In accordance with the manufacturing method of this invention, a hydrolyzed compound of Ti compound, a water soluble salt of Ba and a water soluble salt of Sr are reacted with one another in a strong alkaline aqueous solution at a temperature of approximately the boiling point thereof. The resultant precipitate is filtered, rinsed by water and then dried, thus complex metal titanate fine powder of barium-strontium titanate Ba1-x Srx TiO3 (0<x<1) being made.

As the hydrolyzed compound of Ti compound, there can be used such one which is provided by hydrolyzing an aqueous solution such as TiCl4, Ti(SO4)2 and the like by an alkaline solution such as NH4 OH, NaOH and so on. However, when Ti(SO4)2 is used, it is necessary that the hydrolyzed solution is repeatedly subjected to decantation and filtering so as to remove therefrom a sulfate group SO4 2-.

As the water soluble salt of Ba, there can be used Ba(NO3)2, Ba(OH)2, BaCl2, Ba(CH3 COO)2 and so on. Also, the hydrolyzed product of them can be used.

As the water soluble salt of Sr, there can be used SrO, Sr(OH)2, Sr(OH)2.8H2 O, SrCl2, Sr(NO3)2, Sr(CH3 COO)2 and the like.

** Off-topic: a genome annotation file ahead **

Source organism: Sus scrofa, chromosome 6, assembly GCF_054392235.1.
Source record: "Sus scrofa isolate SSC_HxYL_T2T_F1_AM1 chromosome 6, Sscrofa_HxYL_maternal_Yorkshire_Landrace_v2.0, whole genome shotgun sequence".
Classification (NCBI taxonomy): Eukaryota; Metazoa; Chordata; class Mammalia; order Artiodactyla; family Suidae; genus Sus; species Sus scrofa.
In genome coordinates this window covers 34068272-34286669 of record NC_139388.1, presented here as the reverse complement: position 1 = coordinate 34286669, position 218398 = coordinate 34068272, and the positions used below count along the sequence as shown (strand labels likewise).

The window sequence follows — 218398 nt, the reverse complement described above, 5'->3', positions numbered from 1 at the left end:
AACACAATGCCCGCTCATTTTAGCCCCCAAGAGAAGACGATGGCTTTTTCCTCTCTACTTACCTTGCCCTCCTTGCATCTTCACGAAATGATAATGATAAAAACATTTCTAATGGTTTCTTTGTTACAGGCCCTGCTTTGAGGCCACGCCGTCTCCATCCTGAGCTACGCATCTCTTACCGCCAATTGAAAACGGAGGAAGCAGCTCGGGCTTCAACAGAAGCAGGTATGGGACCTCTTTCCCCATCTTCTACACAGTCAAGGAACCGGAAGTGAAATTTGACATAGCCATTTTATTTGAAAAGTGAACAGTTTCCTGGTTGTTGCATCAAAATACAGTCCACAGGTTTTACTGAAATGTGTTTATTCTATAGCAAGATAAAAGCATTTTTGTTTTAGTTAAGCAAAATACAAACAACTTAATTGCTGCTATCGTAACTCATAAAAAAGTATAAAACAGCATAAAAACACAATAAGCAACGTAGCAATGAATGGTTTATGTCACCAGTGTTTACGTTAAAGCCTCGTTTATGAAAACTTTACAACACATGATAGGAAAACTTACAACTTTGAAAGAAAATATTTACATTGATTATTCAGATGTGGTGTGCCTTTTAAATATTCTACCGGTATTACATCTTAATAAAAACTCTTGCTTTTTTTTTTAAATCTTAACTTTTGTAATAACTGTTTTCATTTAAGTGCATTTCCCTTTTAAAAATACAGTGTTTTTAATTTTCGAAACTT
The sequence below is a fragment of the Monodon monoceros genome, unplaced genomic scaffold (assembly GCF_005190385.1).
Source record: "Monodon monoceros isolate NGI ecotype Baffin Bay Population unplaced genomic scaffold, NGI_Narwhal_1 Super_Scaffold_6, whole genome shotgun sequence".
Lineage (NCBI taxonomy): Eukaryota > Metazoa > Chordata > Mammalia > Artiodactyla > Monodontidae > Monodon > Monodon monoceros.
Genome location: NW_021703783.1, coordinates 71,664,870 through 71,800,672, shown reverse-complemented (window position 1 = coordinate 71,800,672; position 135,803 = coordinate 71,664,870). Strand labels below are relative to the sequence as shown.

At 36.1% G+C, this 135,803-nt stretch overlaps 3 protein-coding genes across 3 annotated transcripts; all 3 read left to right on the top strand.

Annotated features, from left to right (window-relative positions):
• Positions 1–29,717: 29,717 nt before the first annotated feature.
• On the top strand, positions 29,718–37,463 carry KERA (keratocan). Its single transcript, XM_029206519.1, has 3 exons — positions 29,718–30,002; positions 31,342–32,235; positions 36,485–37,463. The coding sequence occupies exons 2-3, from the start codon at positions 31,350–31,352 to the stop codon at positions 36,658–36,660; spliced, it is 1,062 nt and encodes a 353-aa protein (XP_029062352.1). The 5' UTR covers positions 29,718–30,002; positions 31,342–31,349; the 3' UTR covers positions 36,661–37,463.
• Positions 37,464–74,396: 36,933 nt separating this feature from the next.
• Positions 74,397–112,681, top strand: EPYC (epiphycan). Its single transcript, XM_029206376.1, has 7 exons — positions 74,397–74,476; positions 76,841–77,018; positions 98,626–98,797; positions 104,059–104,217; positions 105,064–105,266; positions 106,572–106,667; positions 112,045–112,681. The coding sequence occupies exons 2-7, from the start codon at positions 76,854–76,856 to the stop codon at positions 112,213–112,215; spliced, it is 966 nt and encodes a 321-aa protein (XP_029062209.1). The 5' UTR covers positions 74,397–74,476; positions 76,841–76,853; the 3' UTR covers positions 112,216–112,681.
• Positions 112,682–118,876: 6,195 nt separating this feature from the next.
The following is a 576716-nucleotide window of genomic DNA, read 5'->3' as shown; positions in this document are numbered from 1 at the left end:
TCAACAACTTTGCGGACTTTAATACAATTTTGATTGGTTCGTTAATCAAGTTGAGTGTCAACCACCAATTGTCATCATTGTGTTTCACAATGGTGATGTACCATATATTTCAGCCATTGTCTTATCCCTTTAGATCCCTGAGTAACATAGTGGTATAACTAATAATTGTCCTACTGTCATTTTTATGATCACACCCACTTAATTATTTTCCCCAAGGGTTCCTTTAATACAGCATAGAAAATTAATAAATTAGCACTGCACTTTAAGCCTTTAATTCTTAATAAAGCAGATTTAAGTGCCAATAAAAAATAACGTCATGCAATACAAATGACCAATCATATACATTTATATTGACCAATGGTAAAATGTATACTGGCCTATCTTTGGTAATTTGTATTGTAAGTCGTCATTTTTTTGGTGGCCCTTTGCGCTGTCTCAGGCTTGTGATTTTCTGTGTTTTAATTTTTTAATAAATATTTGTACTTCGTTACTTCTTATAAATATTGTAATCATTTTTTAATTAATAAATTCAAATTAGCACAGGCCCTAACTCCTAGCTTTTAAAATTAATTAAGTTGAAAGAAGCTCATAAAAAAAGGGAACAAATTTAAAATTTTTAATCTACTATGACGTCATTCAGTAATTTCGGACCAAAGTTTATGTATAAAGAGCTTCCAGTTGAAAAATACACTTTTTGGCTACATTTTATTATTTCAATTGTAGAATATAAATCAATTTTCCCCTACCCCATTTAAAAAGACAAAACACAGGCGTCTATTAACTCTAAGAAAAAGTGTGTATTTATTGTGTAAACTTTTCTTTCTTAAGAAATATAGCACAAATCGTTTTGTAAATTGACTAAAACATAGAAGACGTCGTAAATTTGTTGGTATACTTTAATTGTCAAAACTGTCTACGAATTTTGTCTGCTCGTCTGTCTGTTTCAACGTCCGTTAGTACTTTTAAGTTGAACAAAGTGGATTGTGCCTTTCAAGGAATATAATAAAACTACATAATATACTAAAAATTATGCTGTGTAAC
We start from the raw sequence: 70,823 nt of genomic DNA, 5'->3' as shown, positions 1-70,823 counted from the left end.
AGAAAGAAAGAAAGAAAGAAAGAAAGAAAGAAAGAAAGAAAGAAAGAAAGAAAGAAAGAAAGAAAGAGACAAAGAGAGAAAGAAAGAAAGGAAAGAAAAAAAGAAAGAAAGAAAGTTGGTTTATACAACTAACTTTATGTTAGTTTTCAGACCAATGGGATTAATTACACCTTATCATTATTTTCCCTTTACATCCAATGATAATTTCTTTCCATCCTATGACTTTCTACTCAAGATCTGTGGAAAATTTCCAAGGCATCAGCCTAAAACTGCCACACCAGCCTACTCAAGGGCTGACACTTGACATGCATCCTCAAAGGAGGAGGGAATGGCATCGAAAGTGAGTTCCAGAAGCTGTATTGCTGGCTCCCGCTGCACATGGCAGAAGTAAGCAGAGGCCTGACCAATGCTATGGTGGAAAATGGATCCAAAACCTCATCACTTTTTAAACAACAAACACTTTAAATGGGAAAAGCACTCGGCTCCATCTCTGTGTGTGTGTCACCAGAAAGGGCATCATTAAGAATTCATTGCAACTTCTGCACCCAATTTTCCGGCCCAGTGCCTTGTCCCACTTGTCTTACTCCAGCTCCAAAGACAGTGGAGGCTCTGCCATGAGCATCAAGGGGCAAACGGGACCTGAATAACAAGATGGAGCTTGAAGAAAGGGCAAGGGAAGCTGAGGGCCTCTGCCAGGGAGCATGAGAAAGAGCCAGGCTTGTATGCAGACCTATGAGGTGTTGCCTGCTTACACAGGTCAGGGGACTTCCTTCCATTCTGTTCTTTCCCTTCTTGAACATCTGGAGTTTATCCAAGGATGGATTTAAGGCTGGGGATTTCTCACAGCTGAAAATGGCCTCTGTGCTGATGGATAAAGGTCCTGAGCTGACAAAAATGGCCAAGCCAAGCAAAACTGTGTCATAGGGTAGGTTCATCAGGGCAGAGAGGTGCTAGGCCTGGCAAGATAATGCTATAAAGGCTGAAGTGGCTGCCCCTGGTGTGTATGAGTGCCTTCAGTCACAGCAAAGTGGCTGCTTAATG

As the reaction conditions for synthesizing barium-strontium titanate fine powder, pH is selected to be not less than 13.0, the molar ratio of (Ba+Sr)/Ti is selected in a range from 0.5 to 5.0 and the reaction temperature is selected in a range from 15 C. to the boiling point thereof.

As described above, according to this invention, the complex metal titanate fine powder of barium-strontium titanate can be synthesized directly by a wet synthesizing method under normal pressure. The fine powder made by this invention has the following excellent features that the diameter of the powder is very small and uniform and in addition this fine powder has less impurity mixed thereto. As compared with the dry method such as the solid phase reaction method, the method of this invention is superior in that a better fine powder can be obtained and that the manufacturing process thereof is very simple. Further, as compared with the oxalate method and the metal alkoxide method, in addition to the fact that the size of the fine powder thus made is substantially the same as those of the above oxalate and metal alkoxide methods, no organic compound is used and hence the fine powder can be manufactured by the simple manufacturing process. As a result, the present invention is further superior in decreasing the manufacturing cost by two to three digits. Furthermore, when the fine powder made by this invention is used as the dielectric material, it is possible to make the dielectric material having Curie temperature, namely, the maximum value of the dielectric constant at a desired temperature.